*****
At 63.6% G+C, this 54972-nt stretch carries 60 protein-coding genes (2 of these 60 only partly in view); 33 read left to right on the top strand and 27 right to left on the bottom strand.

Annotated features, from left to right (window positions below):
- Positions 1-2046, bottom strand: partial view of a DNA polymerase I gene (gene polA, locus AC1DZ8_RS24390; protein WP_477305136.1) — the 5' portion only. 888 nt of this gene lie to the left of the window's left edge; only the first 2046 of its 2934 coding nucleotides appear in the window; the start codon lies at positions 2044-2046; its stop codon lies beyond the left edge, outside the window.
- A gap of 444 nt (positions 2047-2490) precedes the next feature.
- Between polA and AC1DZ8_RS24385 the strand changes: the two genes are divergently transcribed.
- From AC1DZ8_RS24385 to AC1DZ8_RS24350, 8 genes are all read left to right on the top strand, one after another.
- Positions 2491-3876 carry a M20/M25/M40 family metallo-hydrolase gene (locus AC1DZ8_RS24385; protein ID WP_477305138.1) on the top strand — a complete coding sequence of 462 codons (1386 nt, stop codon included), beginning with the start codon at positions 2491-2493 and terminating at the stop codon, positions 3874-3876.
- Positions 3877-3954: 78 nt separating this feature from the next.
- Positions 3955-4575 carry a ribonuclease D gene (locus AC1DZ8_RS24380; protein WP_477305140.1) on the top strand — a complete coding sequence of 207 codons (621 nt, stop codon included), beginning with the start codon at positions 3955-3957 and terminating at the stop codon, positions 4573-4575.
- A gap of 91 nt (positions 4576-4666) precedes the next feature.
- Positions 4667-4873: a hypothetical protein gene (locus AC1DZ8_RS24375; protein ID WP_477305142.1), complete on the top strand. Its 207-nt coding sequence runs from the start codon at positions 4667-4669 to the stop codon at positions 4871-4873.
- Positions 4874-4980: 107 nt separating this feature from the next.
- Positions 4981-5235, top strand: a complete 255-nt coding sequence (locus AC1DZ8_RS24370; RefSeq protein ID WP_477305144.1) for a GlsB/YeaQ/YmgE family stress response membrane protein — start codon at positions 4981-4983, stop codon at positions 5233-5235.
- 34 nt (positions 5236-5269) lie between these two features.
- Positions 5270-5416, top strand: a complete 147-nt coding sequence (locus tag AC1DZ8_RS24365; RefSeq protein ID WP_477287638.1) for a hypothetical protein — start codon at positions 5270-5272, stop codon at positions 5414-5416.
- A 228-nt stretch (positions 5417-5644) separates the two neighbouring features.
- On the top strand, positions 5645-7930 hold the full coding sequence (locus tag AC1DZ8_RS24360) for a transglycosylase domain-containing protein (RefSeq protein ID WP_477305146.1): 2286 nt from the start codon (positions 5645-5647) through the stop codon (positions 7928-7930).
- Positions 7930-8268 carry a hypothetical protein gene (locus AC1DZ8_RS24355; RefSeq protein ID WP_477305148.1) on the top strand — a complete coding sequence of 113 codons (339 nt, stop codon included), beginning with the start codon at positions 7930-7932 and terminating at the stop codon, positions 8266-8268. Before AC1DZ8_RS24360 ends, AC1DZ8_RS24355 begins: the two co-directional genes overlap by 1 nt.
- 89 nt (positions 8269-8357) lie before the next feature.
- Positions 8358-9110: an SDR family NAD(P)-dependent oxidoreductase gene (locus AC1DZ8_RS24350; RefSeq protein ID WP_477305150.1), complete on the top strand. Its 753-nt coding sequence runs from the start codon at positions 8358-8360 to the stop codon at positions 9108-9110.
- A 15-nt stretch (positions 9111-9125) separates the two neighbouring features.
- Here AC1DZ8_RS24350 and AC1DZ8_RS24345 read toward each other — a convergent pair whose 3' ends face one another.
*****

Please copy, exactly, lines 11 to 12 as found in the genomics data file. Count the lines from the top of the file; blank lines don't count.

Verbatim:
- Positions 4667-4873: a hypothetical protein gene (locus AC1DZ8_RS24375; protein ID WP_477305142.1), complete on the top strand. Its 207-nt coding sequence runs from the start codon at positions 4667-4669 to the stop codon at positions 4871-4873.
- Positions 4874-4980: 107 nt separating this feature from the next.